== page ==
Clean Eating – The Debate Continues
Lifestyle

Clean Eating – The Debate Continues

Posted

7 September 2017

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Is clean eating slowly becoming a dirty ‘word’ and have people gone overboard with their bid to become fitter, purer versions of themselves? A recent article titled ‘Why We Fell For Clean Eating’ in The Guardian by esteemed food writer Bee Wilson has raised questions (and eyebrows) as to whether clean eating movements have become a bit militant.

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As with anything health and wellness-related, there is always a chance people can become a bit obsessive. But, when an article written by someone whose opinions are very much respected and whose media reach is wide, there’s a chance those sitting on the fence take the easy way out. In this case, if you were in the contemplation stage of changing your lifestyle and diet, The Guardian article may encourage you not to make the change. Then there are those who eat badly and come to the conclusion that their diet is actually acceptable.

The article talks about orthorexia, which has been defined as a ‘pathological obsession with proper nutrition’, and sounds quite daunting. It must be noted that this condition existed way before the #eatclean movement became so widespread. In 1996 Dr. Steven Bratman came up with the term to describe patients who were health-obsessed, and was by no means a diagnosis. He used this term to help patients understand that their interpretation of healthy eating was detrimental to their health. Orthorexia isn’t about losing weight and counting calories – it’s strictly about the healthy food that must be consumed.

As PurelyB’s resident nutrition expert, Marissa Parry, notes, “What’s important to note is that it’s not really the clean eating issue that needs to be addressed. Eating disorders are far more complicated - where food has become both an escape and an addiction. This article highlights a handful of people that have taken healthy eating a step too far. What we should also be looking at are the many people who are eating healthy in the correct way and are living active, wholesome lives.” Before going further, let’s admit that we always have the propensity to go too far – it’s human nature to be extreme. Everything in moderation is the only way forward.

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We also live in an era where social media is an incredibly powerful tool. It entertains, informs, has a vast reach and therefore influence; but can be equally damaging. All those slick images of perfect bodies and smoothie bowls portray an unrealistic view of the clean eating lifestyle. And, what we must take into consideration is that many of these accounts belong to people with no credentials to back them up.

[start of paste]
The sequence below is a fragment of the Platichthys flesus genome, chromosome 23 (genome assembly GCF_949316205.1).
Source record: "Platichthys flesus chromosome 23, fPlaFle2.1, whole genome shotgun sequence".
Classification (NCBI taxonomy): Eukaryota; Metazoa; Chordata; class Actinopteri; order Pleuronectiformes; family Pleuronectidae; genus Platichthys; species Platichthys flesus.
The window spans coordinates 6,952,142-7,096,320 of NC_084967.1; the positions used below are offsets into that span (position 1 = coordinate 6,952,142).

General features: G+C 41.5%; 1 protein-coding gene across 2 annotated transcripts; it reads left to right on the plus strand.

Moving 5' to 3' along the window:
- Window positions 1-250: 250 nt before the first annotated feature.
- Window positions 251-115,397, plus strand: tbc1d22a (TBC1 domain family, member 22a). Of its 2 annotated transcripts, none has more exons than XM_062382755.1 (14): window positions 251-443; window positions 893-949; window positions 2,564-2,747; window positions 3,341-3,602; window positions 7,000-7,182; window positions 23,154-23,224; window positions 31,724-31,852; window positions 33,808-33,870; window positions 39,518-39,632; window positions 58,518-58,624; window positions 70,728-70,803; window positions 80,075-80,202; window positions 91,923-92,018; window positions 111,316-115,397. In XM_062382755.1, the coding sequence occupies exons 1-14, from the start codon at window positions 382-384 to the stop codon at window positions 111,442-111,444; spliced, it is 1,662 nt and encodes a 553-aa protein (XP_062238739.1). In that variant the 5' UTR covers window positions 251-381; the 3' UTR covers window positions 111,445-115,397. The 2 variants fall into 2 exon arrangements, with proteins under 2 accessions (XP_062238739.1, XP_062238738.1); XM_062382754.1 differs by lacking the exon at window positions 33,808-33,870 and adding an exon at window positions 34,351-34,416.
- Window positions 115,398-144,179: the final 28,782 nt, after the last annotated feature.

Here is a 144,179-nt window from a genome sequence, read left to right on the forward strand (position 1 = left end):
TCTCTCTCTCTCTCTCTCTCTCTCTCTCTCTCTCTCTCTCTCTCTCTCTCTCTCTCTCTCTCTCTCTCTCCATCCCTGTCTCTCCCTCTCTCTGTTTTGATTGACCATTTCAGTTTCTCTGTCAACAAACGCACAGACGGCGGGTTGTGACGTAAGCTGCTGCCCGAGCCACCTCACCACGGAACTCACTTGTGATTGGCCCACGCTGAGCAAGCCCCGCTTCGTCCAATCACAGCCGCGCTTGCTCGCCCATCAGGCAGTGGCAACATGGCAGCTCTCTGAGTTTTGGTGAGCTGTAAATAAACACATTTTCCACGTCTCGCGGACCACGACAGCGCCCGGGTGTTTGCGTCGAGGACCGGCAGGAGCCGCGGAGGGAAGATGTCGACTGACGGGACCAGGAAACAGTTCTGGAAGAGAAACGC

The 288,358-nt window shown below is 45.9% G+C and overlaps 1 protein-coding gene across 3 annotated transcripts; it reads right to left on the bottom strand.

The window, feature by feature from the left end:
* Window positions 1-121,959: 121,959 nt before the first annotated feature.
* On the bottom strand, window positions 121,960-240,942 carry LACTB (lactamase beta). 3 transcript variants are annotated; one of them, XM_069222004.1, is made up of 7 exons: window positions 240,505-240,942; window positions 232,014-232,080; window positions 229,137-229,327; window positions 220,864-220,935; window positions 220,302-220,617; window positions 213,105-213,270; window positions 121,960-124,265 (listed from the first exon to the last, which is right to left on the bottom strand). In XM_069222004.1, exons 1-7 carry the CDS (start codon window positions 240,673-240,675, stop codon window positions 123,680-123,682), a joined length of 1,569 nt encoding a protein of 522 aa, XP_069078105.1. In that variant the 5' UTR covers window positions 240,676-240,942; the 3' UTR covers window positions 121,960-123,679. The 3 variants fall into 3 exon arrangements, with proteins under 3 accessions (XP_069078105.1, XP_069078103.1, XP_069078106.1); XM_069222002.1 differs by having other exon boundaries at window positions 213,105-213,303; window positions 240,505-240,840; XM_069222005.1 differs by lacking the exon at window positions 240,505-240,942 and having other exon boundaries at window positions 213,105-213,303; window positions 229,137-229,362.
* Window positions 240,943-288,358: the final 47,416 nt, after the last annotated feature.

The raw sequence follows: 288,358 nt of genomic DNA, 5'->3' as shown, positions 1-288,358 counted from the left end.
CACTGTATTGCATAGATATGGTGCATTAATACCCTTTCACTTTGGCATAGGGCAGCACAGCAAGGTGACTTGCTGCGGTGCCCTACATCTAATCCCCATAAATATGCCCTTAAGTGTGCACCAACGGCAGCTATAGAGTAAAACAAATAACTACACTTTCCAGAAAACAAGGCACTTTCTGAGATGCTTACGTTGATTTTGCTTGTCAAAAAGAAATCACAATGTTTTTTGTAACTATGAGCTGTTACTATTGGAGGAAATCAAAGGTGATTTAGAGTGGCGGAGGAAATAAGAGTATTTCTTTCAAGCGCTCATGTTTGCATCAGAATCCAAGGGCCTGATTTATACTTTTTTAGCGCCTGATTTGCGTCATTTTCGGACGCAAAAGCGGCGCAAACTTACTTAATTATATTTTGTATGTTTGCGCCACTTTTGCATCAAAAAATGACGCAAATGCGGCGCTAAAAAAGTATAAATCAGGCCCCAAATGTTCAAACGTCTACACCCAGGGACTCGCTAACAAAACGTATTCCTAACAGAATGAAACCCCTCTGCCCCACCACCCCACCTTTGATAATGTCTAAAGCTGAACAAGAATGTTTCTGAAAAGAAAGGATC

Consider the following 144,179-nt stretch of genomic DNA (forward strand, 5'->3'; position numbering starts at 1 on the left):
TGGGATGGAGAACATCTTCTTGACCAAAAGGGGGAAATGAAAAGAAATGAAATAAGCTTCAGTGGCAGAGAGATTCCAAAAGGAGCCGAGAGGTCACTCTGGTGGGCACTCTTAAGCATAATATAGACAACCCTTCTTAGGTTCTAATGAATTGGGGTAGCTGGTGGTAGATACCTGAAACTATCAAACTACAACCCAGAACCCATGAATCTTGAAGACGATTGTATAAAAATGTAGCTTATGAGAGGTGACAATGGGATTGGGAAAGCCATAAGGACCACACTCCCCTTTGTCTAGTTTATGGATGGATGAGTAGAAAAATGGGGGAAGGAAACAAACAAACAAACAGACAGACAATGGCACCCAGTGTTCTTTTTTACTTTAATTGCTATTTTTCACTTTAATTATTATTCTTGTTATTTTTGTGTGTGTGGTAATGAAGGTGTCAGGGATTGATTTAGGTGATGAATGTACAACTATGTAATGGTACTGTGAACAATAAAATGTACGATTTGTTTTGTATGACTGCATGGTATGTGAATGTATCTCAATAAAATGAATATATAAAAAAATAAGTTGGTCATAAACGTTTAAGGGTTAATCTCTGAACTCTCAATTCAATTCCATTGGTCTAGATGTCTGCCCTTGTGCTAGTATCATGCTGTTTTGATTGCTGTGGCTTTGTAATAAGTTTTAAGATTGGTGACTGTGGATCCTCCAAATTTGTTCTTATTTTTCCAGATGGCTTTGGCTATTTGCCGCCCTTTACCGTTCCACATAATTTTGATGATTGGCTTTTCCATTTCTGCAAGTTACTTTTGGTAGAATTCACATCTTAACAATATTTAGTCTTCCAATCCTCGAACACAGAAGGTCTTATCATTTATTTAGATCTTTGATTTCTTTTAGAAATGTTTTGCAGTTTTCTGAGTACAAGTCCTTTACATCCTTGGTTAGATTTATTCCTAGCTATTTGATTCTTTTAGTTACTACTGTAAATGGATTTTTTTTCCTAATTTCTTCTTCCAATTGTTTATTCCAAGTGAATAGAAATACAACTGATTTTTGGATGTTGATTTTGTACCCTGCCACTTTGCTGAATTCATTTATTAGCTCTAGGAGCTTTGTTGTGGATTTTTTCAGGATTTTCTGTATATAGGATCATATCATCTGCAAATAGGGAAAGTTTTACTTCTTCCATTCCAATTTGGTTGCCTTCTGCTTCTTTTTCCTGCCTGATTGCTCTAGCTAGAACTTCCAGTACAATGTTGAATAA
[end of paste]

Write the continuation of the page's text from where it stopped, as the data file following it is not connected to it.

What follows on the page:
As Amanda Teh, an experienced naturopath shared, “Having been in health education for years, I’ve come across several people who have been into healthy living and clean eating, and unfortunately ended up suffering from some eating disorder. Clean eating is about all the wholesome food you can add to your diet. Focus on what’s good for you and introducing new food rather than what you think is bad for you. Emotional health is equally important so don’t be too harsh on yourself and seek help whenever you ever feel overwhelmed with the expectation of being on the best diet or getting healthy. And, remember balance is the key.”

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Defining Clean Eating

There are countless definitions of clean eating from blogs, fitness magazines and nutritionists. It can be easy to get caught up in the hype and misinterpret what it actually entails. An article from the Mayo Clinic describes clean eating as a way of living, i.e. consume real food (less processed and refined), eat regular, balanced meals at home, buy local produce and eat more plant-based foods. It also advises to adopt a healthier lifestyle by exercising regularly, managing stress in a holistic way and getting enough hours of sleep. What the Guardian article fails to address is that there are so many people who have benefited greatly from clean eating habits – managing allergies and healthy weight loss to reducing bloating and having better skin.

“I follow what I consider clean eating 70 to 80% of the time. This means eating food in its most natural form, rather than anything processed and packaged. The rest of the time I enjoy food like fries, ice cream and croissants. I eat what makes my body and mind feel good, which is a nice balance of clean eating with eating almost anything. When you a follow a way of eating that makes you feel good inside and out, you will develop a good relationship with food, and with this comes enjoyment (rather than guilt). After all, food is meant to be enjoyed but we must remember that we eat to live, and not live to eat,” professed Marissa.

Whether you’re about to start your clean eating adventure or have been doing it for while, don’t take advice from just one person or article. Talk to other clean eaters, nutritionists and naturopaths and get the correct information. If at any time you feel like you’re on a strict diet and you’re not happy with it, step back and assess the situation. People have changed their lives for the better by clean eating, and it’s all down to having a good relationship with food. It’s perfectly fine to have the occasional greasy burger or char koay teow; and yes, have that glass of wine – you deserve it!

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